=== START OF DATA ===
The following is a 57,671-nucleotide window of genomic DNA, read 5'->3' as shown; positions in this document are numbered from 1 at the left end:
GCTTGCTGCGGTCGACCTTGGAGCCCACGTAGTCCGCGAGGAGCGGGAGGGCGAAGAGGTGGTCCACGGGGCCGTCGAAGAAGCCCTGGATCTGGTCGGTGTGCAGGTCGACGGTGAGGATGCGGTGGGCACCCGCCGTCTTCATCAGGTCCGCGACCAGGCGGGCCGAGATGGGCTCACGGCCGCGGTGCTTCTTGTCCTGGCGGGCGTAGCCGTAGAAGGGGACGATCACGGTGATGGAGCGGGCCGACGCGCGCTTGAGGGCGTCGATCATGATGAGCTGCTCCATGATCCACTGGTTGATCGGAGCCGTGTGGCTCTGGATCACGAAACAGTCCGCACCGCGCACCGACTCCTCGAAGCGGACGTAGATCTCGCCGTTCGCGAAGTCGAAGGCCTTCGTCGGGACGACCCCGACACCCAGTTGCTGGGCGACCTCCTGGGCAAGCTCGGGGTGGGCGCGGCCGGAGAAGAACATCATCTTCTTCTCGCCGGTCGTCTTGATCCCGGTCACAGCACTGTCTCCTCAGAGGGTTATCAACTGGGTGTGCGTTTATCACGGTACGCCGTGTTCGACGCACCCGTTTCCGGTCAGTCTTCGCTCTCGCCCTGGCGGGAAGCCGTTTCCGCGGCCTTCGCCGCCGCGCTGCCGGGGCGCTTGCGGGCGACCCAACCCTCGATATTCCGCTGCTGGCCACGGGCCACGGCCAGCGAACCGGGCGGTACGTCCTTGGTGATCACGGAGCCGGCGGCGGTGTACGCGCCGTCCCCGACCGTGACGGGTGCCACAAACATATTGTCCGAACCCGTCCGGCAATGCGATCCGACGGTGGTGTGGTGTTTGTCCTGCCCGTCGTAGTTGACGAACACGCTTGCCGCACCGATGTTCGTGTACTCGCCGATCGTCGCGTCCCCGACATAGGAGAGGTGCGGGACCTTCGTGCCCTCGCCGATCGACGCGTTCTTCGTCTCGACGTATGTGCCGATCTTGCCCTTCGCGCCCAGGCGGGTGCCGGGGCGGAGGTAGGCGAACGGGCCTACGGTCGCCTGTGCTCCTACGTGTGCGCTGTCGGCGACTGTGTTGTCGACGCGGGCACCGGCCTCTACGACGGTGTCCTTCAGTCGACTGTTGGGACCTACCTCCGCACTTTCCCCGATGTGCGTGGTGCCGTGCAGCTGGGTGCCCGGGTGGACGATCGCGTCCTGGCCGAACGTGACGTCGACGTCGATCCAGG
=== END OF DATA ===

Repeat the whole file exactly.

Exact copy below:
The following is a 57,671-nucleotide window of genomic DNA, read 5'->3' as shown; positions in this document are numbered from 1 at the left end:
GCTTGCTGCGGTCGACCTTGGAGCCCACGTAGTCCGCGAGGAGCGGGAGGGCGAAGAGGTGGTCCACGGGGCCGTCGAAGAAGCCCTGGATCTGGTCGGTGTGCAGGTCGACGGTGAGGATGCGGTGGGCACCCGCCGTCTTCATCAGGTCCGCGACCAGGCGGGCCGAGATGGGCTCACGGCCGCGGTGCTTCTTGTCCTGGCGGGCGTAGCCGTAGAAGGGGACGATCACGGTGATGGAGCGGGCCGACGCGCGCTTGAGGGCGTCGATCATGATGAGCTGCTCCATGATCCACTGGTTGATCGGAGCCGTGTGGCTCTGGATCACGAAACAGTCCGCACCGCGCACCGACTCCTCGAAGCGGACGTAGATCTCGCCGTTCGCGAAGTCGAAGGCCTTCGTCGGGACGACCCCGACACCCAGTTGCTGGGCGACCTCCTGGGCAAGCTCGGGGTGGGCGCGGCCGGAGAAGAACATCATCTTCTTCTCGCCGGTCGTCTTGATCCCGGTCACAGCACTGTCTCCTCAGAGGGTTATCAACTGGGTGTGCGTTTATCACGGTACGCCGTGTTCGACGCACCCGTTTCCGGTCAGTCTTCGCTCTCGCCCTGGCGGGAAGCCGTTTCCGCGGCCTTCGCCGCCGCGCTGCCGGGGCGCTTGCGGGCGACCCAACCCTCGATATTCCGCTGCTGGCCACGGGCCACGGCCAGCGAACCGGGCGGTACGTCCTTGGTGATCACGGAGCCGGCGGCGGTGTACGCGCCGTCCCCGACCGTGACGGGTGCCACAAACATATTGTCCGAACCCGTCCGGCAATGCGATCCGACGGTGGTGTGGTGTTTGTCCTGCCCGTCGTAGTTGACGAACACGCTTGCCGCACCGATGTTCGTGTACTCGCCGATCGTCGCGTCCCCGACATAGGAGAGGTGCGGGACCTTCGTGCCCTCGCCGATCGACGCGTTCTTCGTCTCGACGTATGTGCCGATCTTGCCCTTCGCGCCCAGGCGGGTGCCGGGGCGGAGGTAGGCGAACGGGCCTACGGTCGCCTGTGCTCCTACGTGTGCGCTGTCGGCGACTGTGTTGTCGACGCGGGCACCGGCCTCTACGACGGTGTCCTTCAGTCGACTGTTGGGACCTACCTCCGCACTTTCCCCGATGTGCGTGGTGCCGTGCAGCTGGGTGCCCGGGTGGACGATCGCGTCCTGGCCGAACGTGACGTCGACGTCGATCCAGG